A planning application for the abandonment of a disused railway tunnel in West Yorkshire has attracted two thousand objections in just six days.
For five years, campaigners have been making the case for Queensbury Tunnel to form part of a new route for walkers and cyclists connecting Bradford and Keighley to Halifax, but Highways England’s Historical Railways Estate, which manages the tunnel on the Department for Transport’s behalf, wants to permanently close it due to perceived safety concerns.
Nigel Thornley from Chester, one of more than 2,300 people who have objected to the plans since last Wednesday, commented on Bradford Council’s planning website: “It would be a travesty if this masterpiece of Victorian engineering was just abandoned when it could serve future generations. The emphasis today is on physical fitness to reduce the demand on our NHS and to increase the wellbeing of the population. This tunnel should be conserved as both a facility to be enjoyed by the population at large but also as a tribute to those gallant people who built it.”
Dr Peter Edwards from Pudsey said: “This tunnel has the potential to form an essential link in a developing network of cycle routes across West Yorkshire. It should be saved as part of an initiative to support sustainable, safe, healthy and environmentally-friendly transport linking socially-disadvantaged areas.”
Graham Richards from Keighley believes that “This proposal to infill and destroy Queensbury Tunnel is ludicrous. It’s a short-sighted solution that completely ignores the multiple benefits that keeping it open and developing it as a resource would achieve. As a leisure cyclist of 65 years old, I am not capable any longer of tackling hills like these between Bradford and Calderdale. This tunnel would be a wonderful asset, opening up a whole new area to cycle in, as well as encouraging people to commute by cycle.”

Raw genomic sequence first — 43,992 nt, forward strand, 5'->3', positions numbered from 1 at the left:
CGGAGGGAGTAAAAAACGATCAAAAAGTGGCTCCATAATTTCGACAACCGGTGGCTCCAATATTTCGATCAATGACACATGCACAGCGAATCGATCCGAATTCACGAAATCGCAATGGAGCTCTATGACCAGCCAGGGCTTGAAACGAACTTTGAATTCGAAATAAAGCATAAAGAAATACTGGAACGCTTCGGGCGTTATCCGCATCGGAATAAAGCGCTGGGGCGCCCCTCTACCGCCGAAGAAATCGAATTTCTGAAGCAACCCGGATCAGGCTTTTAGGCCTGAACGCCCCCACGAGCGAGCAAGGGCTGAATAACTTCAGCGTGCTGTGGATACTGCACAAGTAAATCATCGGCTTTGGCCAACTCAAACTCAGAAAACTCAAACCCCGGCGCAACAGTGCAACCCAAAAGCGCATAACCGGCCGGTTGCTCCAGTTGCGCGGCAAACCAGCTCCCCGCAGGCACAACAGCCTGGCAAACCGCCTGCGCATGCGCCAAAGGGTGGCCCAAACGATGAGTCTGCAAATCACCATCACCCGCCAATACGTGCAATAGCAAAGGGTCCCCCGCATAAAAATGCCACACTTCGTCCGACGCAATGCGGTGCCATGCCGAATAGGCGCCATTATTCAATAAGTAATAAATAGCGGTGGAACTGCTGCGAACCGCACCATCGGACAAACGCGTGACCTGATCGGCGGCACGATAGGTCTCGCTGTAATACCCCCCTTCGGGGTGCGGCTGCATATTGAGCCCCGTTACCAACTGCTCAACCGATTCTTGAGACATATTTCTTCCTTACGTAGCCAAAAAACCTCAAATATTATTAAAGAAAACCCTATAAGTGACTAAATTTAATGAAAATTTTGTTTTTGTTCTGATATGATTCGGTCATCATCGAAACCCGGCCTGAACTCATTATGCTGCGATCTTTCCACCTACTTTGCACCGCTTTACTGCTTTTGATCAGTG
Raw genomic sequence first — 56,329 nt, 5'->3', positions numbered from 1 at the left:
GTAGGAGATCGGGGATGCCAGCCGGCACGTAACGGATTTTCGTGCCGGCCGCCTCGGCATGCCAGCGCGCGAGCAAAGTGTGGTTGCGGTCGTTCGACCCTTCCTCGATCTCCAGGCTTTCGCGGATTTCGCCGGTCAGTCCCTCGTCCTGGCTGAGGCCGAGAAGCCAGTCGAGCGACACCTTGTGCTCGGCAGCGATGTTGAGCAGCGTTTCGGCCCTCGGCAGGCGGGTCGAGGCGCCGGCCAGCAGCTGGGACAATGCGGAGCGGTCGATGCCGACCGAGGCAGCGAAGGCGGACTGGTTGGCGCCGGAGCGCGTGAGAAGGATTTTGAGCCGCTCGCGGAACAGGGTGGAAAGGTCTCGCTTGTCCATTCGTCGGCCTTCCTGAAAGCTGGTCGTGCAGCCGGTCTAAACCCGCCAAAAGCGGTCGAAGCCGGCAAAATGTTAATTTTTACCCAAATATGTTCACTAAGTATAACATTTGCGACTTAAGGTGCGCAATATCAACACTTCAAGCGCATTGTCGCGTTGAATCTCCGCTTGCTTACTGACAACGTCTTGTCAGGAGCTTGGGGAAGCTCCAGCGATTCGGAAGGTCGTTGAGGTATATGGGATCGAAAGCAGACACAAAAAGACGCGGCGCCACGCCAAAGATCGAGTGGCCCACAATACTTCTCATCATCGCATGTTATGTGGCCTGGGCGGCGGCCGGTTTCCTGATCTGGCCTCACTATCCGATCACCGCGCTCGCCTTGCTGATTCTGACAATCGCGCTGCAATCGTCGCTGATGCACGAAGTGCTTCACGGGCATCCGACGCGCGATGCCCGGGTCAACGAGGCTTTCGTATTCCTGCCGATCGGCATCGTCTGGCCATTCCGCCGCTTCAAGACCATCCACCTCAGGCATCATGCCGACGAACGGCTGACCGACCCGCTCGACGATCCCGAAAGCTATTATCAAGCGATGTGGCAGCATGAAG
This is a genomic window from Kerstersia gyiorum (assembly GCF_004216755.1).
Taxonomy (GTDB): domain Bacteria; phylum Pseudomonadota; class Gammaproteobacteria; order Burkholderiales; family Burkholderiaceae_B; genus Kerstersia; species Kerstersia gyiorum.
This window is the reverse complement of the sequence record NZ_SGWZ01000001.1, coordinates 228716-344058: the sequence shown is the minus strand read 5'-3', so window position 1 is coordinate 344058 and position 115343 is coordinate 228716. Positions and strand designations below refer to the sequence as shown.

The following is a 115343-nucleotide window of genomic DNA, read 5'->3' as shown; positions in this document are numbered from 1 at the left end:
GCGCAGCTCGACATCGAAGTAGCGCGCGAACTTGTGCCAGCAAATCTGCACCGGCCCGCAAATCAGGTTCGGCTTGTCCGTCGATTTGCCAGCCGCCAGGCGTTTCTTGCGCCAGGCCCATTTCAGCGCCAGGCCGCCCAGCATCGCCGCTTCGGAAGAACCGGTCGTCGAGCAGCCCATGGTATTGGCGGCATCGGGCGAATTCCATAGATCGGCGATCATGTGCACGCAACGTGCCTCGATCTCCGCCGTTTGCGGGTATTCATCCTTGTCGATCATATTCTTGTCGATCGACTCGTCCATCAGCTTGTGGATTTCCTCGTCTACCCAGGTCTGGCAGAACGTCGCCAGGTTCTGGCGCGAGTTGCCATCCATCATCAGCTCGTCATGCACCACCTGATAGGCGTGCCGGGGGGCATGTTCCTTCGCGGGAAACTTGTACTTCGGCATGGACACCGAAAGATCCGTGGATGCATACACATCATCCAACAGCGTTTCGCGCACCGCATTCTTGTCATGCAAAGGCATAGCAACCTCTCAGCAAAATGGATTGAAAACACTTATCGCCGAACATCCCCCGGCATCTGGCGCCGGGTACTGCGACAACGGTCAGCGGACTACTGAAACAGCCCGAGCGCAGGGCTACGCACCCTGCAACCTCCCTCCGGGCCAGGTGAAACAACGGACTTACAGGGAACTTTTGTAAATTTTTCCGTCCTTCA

Around 50 people are recorded as being in support of the abandonment scheme; however, of these, all-bar-one have left comments in favour of the tunnel being brought back into use. Two objectors told the Queensbury Tunnel Society that they recorded their ‘stance’ on the plans as ‘Object’, only for it to show as ‘Support’ when their comments appeared online. The Council has been asked to investigate.
In February, Bradford and Calderdale councils confirmed their backing for the tunnel’s reopening as part of a greenway linking the two districts. According to a Sustrans study, it could bring £37.6 million in social, economic and tourism benefits over 30 years.
Norah McWilliam, leader of the Queensbury Tunnel Society, said: “We are both overwhelmed and inspired by the number of objections. They send the strongest possible message that the abandonment of Queensbury Tunnel - on very dodgy grounds and at a cost to the taxpayer of around £5 million - is simply unacceptable when it could play a positive future role as a sustainable transport corridor.”
“It’s time for Highways England and the Department for Transport to listen. Both profess to support active travel and yet they are conspiring to put beyond use a valuable asset which could create a strategic cycle link between Bradford District and Calderdale. It beggars belief.”